Shakespeare: Twelfth Night

December 20, 2015

51drgdDFhEL._AA160_A friend took me to task the other day for omitting Twelfth Night from the list of Shakespearean comedies I liked in my post on The Taming of the Shrew. I was so astonished at my own oversight that I went back to the play…

I recall a wonderful amateur production many years ago at my last school, when we were lucky to have a sufficiently talented group of actors to put on a production (I stage-managed) which went down very well. I think I’ve seen the play once or twice in the theatre, too, but not recently, so there’s something to look forward to one day.

Re-reading the play set me off thinking further about comedy. So much more seems to be riding on the language than in tragedy. Yes, in the tragedies there are the great set-piece speeches and soliloquies too, and I’m not disparaging these at all, but they accompany clear onstage action, and the emotions and responses expected from an audience are clear; in spite of any issues with the sevententh century language, a twenty-first century audience is in no doubt about what’s going on – the deaths and murders that are the stuff of tragedy are obvious.

There seem to me to be rather more obstacles to the appreciation of Shakespearean comedy, which I’ve been aware of in the theatre when I’ve often found myself much readier to laugh than most of the audience (which is fine, as I love laughing). The language is sharper, the exchanges between characters are more rapid, quick-fire wit is the key: a modern audience will surely understand if they have the time to take everything in, if they are as quick-witted as Shakespeare’s characters, but comprehension is often lost: puns, innuendos and obscenities that make up the core of the humour flash by too quickly. And then, there are the changes in the use of the language itself, and the different context of some of the exchanges, before we even get on to the action onstage.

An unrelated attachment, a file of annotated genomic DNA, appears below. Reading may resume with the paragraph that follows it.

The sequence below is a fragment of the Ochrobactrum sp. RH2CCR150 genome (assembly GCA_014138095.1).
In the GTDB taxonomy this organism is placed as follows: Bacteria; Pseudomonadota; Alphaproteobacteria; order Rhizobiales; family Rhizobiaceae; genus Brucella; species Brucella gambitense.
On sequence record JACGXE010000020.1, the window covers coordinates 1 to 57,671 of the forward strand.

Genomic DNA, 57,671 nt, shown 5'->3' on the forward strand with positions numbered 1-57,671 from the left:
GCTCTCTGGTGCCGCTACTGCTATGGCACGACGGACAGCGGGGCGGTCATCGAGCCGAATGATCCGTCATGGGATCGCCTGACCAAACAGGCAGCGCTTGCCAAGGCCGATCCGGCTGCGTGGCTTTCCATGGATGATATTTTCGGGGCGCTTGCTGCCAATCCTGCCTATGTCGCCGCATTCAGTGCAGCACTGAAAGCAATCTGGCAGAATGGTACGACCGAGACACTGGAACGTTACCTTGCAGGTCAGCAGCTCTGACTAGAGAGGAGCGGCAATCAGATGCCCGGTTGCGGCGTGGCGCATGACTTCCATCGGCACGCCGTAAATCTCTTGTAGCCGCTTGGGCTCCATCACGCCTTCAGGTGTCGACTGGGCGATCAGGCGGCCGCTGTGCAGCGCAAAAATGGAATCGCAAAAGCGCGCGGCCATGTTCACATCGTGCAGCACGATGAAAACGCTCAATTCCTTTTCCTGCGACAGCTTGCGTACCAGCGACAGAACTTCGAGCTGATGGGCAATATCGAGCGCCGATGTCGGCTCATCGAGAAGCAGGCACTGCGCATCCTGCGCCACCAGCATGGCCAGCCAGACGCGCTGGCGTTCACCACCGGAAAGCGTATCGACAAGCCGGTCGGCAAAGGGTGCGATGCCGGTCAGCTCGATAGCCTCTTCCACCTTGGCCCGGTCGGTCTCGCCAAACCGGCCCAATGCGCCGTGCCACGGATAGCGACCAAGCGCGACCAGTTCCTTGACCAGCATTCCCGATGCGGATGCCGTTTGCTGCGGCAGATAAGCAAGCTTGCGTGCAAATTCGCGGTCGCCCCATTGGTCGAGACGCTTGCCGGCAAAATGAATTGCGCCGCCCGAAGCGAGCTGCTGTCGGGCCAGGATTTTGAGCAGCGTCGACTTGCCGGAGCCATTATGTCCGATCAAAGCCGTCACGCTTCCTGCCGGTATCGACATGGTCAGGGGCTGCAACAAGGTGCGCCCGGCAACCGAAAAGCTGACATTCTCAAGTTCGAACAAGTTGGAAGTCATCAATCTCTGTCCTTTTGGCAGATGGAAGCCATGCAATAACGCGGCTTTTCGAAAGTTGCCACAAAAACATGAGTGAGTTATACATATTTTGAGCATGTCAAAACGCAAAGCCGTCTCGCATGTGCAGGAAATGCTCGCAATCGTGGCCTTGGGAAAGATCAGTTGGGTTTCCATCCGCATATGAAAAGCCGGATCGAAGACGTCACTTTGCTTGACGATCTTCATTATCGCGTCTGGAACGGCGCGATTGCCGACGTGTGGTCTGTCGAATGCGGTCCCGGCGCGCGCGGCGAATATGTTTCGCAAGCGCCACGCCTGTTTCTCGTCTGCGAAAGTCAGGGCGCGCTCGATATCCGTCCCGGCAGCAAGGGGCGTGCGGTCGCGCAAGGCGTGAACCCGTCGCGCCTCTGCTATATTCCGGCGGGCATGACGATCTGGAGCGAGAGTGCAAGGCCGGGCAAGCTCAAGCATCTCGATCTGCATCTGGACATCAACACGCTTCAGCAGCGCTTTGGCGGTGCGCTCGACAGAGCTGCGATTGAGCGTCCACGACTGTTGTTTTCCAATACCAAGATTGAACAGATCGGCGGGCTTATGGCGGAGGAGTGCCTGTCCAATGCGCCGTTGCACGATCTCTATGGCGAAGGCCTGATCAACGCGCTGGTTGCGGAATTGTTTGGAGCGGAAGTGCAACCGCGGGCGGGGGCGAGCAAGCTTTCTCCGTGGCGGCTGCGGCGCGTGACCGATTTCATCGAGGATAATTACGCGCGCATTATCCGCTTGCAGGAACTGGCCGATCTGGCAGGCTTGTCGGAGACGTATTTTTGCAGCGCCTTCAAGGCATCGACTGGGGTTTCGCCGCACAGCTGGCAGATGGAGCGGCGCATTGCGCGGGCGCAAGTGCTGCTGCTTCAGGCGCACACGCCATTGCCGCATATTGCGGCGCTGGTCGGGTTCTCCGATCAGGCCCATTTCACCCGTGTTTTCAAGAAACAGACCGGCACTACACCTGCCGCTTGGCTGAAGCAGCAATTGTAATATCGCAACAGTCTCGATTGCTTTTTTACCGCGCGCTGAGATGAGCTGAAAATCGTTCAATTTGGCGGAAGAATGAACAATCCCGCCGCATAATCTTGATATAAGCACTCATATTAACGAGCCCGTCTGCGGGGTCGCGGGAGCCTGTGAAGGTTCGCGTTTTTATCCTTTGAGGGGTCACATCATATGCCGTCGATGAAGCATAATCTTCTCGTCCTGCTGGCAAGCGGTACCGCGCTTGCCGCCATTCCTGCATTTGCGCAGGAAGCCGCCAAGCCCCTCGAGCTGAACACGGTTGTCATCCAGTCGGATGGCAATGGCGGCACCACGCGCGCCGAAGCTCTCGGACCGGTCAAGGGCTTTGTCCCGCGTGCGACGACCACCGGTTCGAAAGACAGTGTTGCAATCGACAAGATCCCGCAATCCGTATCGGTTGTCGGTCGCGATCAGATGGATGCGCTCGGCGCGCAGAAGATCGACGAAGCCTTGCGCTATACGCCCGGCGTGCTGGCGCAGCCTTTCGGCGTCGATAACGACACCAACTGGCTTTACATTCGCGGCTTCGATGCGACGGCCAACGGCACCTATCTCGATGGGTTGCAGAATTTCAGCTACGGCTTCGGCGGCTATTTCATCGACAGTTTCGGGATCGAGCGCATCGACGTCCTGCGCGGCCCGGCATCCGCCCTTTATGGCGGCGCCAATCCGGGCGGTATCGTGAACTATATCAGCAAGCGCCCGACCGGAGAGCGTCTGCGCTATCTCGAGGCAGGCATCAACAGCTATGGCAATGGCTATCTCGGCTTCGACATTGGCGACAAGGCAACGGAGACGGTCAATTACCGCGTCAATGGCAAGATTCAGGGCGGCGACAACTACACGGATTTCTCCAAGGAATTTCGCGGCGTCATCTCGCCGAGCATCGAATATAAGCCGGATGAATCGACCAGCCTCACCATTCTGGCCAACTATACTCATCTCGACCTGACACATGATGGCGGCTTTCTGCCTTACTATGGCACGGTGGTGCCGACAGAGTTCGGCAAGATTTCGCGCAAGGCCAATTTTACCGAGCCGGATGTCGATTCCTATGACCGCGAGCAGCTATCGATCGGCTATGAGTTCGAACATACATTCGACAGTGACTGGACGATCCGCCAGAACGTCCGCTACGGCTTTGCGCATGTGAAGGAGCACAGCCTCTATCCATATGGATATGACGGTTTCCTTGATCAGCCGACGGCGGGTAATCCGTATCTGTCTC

What the actors themselves are up to may also be less easy to interpret: yes, there is cross-dressing and hiding and general silliness which one can usually understand, and there’s certainly lots of this in Twelfth Night, but one also needs to be clear about the very diferent attitudes to courtship and marriage, which are woven into the complexities of the plot.

 

With this re-reading, I was struck quite forcefully by the perfection of the plot of the play, the wonderful symmetry of the story of brother and sister lost in shipwrecks and ending up with weddings at the end, as well as the chaos of the many subplots and distractions so artfully woven together, the Malvolio story and the antics of the two drunken knights, and the Duke and Olivia story that is not to be, with the added complexity in the role of Cesario as the go-between…

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